Journalist: Why did you try to hide the payments?
Perera: Why do you want to know all this?
Journalist: Try my question, why did you want to hide the payments?
Perera: What payments?
Journalist: The payments Aspen Medicals put into Sabre Vision Holdings?
Perera: No I don’t want to answer, so you can go.
However, responding to allegations Aspen Medical has said that it had not received any requests from any government agency or court of law anywhere in the world regarding the hospital project, but would support any such inquiries. It added that the Airbus scandal only became public in 2019, years after its payments to Sabre Vision Holdings.
In a Tweet, Perera explains that Sabre Vision Holdings was a subsidiary of a diversified business entity founded in 1918 in Sri Lanka and that it was not owned by him. “But I was named a beneficiary when the company I was employed acquired the company in question and appointed me as the managing director. The Italian businessman mentioned in the article was introduced to me when I was looking to furnish my house. He owned an interior design company in Italy and had provided his services to many who could afford him.”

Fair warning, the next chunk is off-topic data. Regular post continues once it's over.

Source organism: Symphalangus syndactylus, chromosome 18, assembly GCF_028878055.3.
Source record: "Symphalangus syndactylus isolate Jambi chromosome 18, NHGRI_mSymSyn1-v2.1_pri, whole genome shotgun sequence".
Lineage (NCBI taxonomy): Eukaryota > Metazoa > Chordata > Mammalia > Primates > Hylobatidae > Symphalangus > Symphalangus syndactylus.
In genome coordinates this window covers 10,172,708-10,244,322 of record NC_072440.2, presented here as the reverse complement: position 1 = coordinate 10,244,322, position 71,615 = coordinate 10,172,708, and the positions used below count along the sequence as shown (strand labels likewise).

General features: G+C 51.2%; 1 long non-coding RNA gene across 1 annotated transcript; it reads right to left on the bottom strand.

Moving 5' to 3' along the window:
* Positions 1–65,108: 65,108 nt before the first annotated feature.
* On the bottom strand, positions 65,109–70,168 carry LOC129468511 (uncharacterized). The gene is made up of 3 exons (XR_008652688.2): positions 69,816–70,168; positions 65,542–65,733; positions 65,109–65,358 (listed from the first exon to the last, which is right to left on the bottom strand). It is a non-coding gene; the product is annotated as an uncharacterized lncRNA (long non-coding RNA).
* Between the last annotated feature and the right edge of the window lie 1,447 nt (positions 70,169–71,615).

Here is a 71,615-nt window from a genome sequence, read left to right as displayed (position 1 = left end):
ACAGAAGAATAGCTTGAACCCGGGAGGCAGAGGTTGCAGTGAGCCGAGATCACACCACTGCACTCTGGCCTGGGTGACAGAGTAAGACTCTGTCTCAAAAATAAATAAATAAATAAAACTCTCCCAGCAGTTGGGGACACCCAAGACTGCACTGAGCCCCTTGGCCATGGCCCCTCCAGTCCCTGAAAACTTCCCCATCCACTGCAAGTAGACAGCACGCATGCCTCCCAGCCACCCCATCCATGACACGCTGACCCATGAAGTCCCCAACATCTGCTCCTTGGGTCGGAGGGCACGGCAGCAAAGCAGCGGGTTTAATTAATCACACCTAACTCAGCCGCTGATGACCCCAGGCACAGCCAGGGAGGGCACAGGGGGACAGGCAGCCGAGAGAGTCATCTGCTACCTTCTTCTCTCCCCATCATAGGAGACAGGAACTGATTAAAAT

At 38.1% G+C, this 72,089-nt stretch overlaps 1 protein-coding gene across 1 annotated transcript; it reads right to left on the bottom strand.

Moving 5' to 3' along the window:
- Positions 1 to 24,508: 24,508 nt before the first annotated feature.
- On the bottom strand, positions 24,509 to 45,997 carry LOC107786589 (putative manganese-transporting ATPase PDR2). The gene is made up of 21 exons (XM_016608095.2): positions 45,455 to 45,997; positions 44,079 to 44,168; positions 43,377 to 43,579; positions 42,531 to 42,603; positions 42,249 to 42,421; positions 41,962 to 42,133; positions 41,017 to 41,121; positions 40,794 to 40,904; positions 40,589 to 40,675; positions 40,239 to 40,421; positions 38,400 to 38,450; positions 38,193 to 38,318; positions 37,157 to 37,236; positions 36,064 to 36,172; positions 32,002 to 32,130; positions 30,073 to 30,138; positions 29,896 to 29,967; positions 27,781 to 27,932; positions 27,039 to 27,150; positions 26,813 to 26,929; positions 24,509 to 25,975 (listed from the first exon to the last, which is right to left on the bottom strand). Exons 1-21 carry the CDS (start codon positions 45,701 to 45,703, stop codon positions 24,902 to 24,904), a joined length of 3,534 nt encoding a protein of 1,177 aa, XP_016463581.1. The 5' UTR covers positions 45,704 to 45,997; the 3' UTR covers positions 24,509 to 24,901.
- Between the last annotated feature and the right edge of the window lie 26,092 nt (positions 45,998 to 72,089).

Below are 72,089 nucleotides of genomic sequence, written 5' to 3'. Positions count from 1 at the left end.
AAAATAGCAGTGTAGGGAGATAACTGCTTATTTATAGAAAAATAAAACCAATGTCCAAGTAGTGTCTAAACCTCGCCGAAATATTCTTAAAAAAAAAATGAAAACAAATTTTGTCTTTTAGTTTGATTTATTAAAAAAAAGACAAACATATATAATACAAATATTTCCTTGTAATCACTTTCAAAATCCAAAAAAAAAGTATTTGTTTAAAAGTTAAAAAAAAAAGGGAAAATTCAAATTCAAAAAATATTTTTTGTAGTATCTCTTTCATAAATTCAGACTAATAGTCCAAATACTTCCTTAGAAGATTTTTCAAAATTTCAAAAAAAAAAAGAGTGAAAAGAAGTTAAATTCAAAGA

He further says that he denies everything in the article. It’s a journalistic travesty trying to stay relevant by sensationalising an invented controversy. If there actually was any factual basis for the article’s claims they should have been able to prove that with facts.”
(Additional reporting by Kamanthi Wickramasinghe)
“No connection between me and the transactions” – Namal Rajapaksa
Speaking to the , former Minister of Youth Affairs and Sports Namal Rajapaksa said that there is no connection between his arrest and this documentary. “The last government has filed many cases against us and some of them have been investigated and some are still pending in courts. With regards to this particular allegation according to the documentary it had happened in 2009 and I wasn’t even in Parliament at the time. There is no connection between me and the transactions. It’s also surprising that they haven’t interviewed the health minister at the time these transactions had taken place,” said Rajapaksa.
When asked about his relationship with Perera, Rajapaksa said that they are known to each other, but there haven’t been any commercial transactions between them.
Responding to a query on his private offices down No. 7 Gower Street, Rajapaksa said that he did rent out that space. “When you rent a house you don’t check the kind of transactions that have taken place when obtaining it. I subsequently moved out in 2017 due to security reasons,” the Tweet further read.
See full video at : https://www.abc.net.au/4corners/profiting-from-the-pandemic:-how-aspen-medical/13863582
Disclaimer: Australian documentary contends corrupt transactions in Hambantota hospital project - Views expressed by writers in this section are their own and do not necessarily reflect Latheefarook.com point-of-view